The National Technical Advisory Group on Immunisation is poised to come up with a policy regarding booster shots – regarding who will be eligible for the dose and to set the order of priority.

A healthcare worker administering vaccineIMAGE FOR REPRESENTATION
news COVID-19 Tuesday, November 30, 2021 - 19:19

With the World Health Organisation’s recent announcement that the new coronavirus variant, Omicron – first detected in South Africa – poses a global risk and with India keeping a close tab on incoming international travellers, the conversation on booster doses of the COVID-19 vaccines has resurfaced. 

The Karnataka government, too, had written to the Union government on November 27, seeking approval for a booster programme. This was in light of a spurt in infection clusters in educational institutions – no cases of the Omicron variant have been detected in the state. Now, the National Technical Advisory Group on Immunisation (NTAGI) is poised to come up with a policy on the same – regarding who will be eligible for a booster dose and to set the order of priority. 

However, experts told TNM that booster doses are not a priority for the majority of the population in India, as the infection levels across the country are steadily waning. Even on Tuesday, November 30, Union government data revealed that the number of fresh infections was overwhelmingly less compared to the recoveries. The daily positivity rate was 0.69%, less than that of the last 57 days (2%).  

Dr Pradeep Banandur, a member of Karnataka’s Technical Advisory Committee and an epidemiologist at NIMHANS (National Institute of Mental Health and Neurological Sciences) said, “As of now, booster doses are not needed. Rather, we should concentrate on getting people their second doses. After that, we should think of the third dose. Across the country, the epidemic seems to be under control right now. Once the majority of the population gets  the second dose, then we can think of a booster dose.” 

He also said that enforcement of COVID-19 protocols is necessary to check the growth of clusters.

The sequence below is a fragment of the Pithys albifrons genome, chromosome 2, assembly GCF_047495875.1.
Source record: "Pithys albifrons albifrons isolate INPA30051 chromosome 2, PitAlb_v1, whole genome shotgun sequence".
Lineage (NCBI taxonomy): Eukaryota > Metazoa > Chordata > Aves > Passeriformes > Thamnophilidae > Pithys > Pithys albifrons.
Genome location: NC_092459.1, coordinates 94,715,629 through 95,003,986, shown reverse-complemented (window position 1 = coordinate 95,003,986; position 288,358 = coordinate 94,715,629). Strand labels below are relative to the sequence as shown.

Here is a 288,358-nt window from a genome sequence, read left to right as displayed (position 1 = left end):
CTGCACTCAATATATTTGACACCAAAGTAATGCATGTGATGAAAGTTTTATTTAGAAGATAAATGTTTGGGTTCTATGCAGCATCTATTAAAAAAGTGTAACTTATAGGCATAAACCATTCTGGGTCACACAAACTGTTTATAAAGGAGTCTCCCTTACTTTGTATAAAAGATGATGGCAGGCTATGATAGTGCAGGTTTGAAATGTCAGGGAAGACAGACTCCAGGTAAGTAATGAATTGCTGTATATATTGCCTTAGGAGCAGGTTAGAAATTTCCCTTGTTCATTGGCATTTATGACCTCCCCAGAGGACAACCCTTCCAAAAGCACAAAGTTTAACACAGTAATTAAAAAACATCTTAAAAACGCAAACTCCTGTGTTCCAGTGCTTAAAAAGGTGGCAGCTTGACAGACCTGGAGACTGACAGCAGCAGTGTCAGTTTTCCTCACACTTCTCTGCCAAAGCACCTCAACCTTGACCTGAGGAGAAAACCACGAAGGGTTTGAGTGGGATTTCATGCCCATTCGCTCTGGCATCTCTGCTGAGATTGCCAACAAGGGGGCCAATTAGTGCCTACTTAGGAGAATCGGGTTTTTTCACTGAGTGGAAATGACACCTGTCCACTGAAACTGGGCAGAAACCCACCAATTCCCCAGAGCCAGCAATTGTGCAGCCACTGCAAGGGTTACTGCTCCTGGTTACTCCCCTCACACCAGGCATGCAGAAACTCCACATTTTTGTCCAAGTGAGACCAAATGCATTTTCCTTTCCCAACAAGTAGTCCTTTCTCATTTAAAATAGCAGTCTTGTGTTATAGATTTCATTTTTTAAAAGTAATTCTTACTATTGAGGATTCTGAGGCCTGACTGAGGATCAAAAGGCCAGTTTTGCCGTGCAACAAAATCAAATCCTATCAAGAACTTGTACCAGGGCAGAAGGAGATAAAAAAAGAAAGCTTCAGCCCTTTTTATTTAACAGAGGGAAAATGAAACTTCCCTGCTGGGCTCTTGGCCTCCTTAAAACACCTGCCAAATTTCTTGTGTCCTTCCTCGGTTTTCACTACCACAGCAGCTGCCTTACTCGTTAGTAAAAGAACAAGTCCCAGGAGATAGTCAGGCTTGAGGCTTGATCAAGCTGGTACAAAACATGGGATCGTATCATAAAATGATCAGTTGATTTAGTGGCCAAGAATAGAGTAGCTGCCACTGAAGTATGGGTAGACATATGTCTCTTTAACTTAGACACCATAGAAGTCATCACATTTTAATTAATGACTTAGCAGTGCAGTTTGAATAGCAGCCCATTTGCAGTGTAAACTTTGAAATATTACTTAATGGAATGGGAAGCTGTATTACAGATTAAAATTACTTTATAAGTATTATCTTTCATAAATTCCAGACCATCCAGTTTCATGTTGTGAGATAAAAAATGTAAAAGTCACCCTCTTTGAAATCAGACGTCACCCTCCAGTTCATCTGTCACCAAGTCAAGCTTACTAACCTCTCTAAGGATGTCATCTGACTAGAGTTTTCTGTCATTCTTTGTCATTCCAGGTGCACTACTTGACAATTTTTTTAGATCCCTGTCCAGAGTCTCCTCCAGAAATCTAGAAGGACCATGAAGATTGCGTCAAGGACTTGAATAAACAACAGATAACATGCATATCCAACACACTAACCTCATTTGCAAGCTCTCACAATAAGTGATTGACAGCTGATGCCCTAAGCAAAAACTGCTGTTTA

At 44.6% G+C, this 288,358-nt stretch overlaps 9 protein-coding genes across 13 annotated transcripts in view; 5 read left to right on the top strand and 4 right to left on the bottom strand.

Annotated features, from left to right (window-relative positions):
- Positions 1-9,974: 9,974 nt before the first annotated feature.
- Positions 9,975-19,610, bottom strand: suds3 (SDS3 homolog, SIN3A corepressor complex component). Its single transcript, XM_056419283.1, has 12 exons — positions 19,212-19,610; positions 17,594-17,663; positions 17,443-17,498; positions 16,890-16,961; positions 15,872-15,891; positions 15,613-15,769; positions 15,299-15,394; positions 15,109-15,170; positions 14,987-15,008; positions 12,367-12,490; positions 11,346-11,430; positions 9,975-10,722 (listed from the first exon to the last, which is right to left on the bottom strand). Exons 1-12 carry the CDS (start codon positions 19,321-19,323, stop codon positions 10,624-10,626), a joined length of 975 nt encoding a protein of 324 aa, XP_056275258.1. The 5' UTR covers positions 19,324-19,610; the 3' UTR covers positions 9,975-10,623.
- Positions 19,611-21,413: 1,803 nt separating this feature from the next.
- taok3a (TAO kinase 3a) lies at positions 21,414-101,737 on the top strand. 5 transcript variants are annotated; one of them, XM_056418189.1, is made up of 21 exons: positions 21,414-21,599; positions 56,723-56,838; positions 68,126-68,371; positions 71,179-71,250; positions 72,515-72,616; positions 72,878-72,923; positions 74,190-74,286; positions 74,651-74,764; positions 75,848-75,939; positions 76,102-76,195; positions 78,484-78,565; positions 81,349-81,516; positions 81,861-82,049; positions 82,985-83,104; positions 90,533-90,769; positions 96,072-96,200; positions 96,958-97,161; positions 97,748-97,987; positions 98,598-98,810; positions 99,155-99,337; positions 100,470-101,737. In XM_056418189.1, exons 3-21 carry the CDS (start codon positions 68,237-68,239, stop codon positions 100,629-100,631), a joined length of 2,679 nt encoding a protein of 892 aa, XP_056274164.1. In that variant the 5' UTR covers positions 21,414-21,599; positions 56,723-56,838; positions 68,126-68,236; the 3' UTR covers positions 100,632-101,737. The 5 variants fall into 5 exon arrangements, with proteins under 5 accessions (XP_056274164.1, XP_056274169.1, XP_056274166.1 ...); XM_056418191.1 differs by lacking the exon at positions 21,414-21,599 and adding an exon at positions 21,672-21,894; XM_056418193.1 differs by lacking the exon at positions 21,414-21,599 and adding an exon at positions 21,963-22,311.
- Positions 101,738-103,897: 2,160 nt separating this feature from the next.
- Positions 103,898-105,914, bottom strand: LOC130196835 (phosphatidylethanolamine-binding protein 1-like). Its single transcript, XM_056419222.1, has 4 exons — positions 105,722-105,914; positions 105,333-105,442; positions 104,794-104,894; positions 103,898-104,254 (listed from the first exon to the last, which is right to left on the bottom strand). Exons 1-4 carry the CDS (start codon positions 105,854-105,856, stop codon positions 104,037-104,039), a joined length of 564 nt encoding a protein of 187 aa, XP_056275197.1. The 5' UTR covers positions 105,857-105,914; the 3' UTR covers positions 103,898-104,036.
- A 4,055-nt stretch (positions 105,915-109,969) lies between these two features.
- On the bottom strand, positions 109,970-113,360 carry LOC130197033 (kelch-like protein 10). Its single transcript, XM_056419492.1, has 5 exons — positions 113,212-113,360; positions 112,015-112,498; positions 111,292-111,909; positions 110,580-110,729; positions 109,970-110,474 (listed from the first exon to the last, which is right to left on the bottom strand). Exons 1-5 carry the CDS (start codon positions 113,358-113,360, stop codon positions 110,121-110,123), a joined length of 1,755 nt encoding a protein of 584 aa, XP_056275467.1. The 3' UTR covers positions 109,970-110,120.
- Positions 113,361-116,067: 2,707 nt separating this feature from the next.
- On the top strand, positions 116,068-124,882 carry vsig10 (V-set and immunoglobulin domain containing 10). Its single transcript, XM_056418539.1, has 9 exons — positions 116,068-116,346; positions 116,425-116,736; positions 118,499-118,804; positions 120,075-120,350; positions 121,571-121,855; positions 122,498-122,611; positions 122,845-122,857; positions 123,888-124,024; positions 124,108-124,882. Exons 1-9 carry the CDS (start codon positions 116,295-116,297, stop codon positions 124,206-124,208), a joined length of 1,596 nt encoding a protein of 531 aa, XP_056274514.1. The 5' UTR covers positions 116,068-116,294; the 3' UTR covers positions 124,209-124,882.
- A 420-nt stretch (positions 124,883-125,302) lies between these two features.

Eminent epidemiologist Dr Jayaprakash Muliyil is of the opinion that a majority of Indians do not need a third shot. He said, “The new variant has to demonstrate some dangerous trait. There is some evidence to show that it is more infectious, but that does not mean much. So far we don’t have any evidence to show that previously acquired immunity will not protect against the new variant.” He said that in India the bulk of the population has been naturally exposed to the infection and a high percentage have been vaccinated with at least one dose. This, he said, makes Indians safer than their counterparts in the developed world where the number of natural infections is less. He added, “So far, all the variants have obeyed the rule and shown respect to previously acquired immunity either through natural infection or through vaccination.”

He said the need for a booster dose has to be assessed after looking at the rate of the number of reinfections and if there was any sudden rise of such cases.  

Dr K Srinath Reddy, president of the Public Health Foundation of India (PHFI), said that the booster dose may be required for two categories of the population. One, being doctors and other frontline workers who were the first to get their shots and are exposed to high viral loads. The other category is those with pre-existing immunosuppressed conditions, irrespective of their age and including children. He said, “The booster dose is primarily intended to protect the people who are most vulnerable if they get infected with the virus. So that logic extends to the new variant too.”

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